Alice Mattison: “The Vandercook” (PEN/O. Henry Prize Stories 2012)
05/10/2012 § 4 Comments
Originally published in Ecotone, Spring 2011.
“Splendid Molly, difficult Molly,” writes Mattison, interjecting this odd descriptive clause into the middle of the first sentence, which tells us quite a lot about Lorenzo’s wife of thirteen years. In case that’s not clear, we’re told that “Once she came to a decision, she was alone with it; even if the decision made everyone unhappy–including her–her determination was unwavering. The two of us mostly shared political beliefs, but it was Molly who went online and made the donation.” Stubborn Molly, committed Molly. “I want it,” she says one night, while Lorenzo mulls the necessity of selling his father’s printing shop; just like that, the family of four (they have two young boys, Julian and Tony) is off to New Haven, where Lorenzo can easily find teaching work, and where his wife, a software marketer, can presumably teach herself to run Conte’s Printing, with the assistance of the long-time manager, soft-spoken Gilbert. Lorenzo can even continue his hobby of fiddling around on the old-fashioned letterpress, a Vandercook, and to Mattison’s credit, this slow, laborious work can serve a a sterling reflection of Lorenzo’s laid-back energy (as in contrast with his wife’s literal restlessness) and his increasing distraction with such work. (On a side note, there’s also a Hollywood movie filming in the neighborhood; it’s perhaps the most distracting thing in the story, since it doesn’t really affect anything. It’s a period piece, too, so it’s entirely out of place.)
The action of the story is driven by a secret that Gil has, something that the father keeps hinting at: “Gilbert has problems he may not mention.” The father seems to be sinking little barbs in Molly, too: his trailed-off sentence about Molly (“Of course, Molly is a wonderful girl…”) would suggest that Molly had been rebuffed by Gil and was therefore taking out her uncontrollable energies on him, looking to see him fired — except that the father adds an observation about Molly’s major difference from Lorenzo and Gil: “Some people–no secrets. Molly. No secrets. Maybe temporary secrets or minor secrets.” (We see this much is true, too, not only from the introduction, but from an odd little scene where, one night after a bit of joking that leads to sex — “Sex and laughter were closely connected for Molly” — she restlessly announces that “There are people I could kill if I had to, and people I couldn’t kill, no matter what.” It’s another mark of contrast between Lorenzo and his wife, too, in that Zo can’t imagine actually shooting Molly — not even if it were to save his own children, not even out of anger at her brash and steadfast decisions.) In any case, the drama occurs between the pages: one night, the store is vandalized and Molly believes it to be Gil (in fairly racist terms, despite the story’s political suggestions that she is, if anything, one of those people who fights tirelessly for equality).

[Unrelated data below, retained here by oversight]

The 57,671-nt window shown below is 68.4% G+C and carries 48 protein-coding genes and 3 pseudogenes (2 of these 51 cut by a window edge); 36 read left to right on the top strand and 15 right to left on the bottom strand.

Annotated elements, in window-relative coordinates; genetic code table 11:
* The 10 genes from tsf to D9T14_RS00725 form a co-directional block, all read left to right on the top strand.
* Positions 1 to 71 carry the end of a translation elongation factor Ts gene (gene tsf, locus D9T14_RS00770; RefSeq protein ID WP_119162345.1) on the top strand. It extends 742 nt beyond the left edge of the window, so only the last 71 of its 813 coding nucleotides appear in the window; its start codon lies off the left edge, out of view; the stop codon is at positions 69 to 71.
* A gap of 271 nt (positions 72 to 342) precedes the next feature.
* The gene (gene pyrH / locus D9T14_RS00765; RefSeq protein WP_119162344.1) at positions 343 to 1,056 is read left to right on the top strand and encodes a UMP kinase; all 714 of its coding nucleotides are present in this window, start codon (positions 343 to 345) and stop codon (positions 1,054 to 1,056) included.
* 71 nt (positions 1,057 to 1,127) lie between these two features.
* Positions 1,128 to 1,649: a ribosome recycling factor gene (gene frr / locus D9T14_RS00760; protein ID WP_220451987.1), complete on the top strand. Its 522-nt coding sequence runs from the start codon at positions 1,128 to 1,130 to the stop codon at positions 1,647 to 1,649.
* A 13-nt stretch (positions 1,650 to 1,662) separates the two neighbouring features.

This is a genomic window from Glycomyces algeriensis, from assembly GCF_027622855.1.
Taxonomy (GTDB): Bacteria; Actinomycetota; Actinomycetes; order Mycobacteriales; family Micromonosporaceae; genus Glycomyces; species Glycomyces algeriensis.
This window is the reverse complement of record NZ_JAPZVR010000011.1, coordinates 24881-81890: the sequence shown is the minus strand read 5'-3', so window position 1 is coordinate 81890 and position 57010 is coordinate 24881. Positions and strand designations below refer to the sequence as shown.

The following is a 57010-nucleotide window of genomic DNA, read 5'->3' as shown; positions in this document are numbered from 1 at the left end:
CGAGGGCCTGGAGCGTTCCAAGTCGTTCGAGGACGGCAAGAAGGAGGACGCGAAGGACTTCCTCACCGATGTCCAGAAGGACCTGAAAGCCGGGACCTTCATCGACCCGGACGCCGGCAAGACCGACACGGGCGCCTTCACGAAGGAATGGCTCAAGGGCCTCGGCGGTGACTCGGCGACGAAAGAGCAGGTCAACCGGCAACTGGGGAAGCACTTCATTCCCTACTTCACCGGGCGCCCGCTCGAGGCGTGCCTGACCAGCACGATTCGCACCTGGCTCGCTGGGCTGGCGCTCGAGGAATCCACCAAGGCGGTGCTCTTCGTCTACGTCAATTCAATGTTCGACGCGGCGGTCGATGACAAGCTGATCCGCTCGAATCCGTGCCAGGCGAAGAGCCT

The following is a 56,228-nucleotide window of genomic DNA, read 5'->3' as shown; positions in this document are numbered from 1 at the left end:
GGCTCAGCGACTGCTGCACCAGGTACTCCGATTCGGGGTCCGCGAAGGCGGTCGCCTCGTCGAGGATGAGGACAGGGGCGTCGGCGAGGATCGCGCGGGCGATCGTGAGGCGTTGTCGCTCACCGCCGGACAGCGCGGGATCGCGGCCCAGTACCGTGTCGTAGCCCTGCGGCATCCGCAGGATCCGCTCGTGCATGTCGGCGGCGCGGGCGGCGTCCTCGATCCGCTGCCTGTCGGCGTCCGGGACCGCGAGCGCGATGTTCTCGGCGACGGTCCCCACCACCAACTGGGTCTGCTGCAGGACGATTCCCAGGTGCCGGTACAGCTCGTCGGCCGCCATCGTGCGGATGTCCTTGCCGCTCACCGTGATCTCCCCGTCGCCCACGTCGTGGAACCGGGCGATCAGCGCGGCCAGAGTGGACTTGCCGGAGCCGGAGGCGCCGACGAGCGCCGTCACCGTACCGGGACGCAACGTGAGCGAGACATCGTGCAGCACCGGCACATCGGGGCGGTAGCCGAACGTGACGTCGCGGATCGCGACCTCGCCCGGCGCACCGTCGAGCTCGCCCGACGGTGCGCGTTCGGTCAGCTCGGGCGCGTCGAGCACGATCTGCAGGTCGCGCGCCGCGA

We don’t focus on the action events: we stick on the outskirts, with depictions of the copying job Lorenzo is attempting to finish — typesetting poems written by inner-city children for a fundraiser — and of the film being shot in the streets of New Haven — a gangster-type piece, in which his son is appearing as an extra who innocently plays jacks on the street before being startled by gunshots. When we come back to the main plot, more time has passed: Gil has apparently confessed to Molly that while he did not vandalize the store, he believes it to have been done by an angry ex-lover of his (he’s a closeted gay man, or at least a bi-sexual one, as he’s married): she now wants to let Gil go, despite his own innocence and long-time involvement with the store. Once again, there’s an implication that Molly is merely following through on a decision she’d already made but could not previously justify, an wrong-headed assessment of Gil as a troublesome type.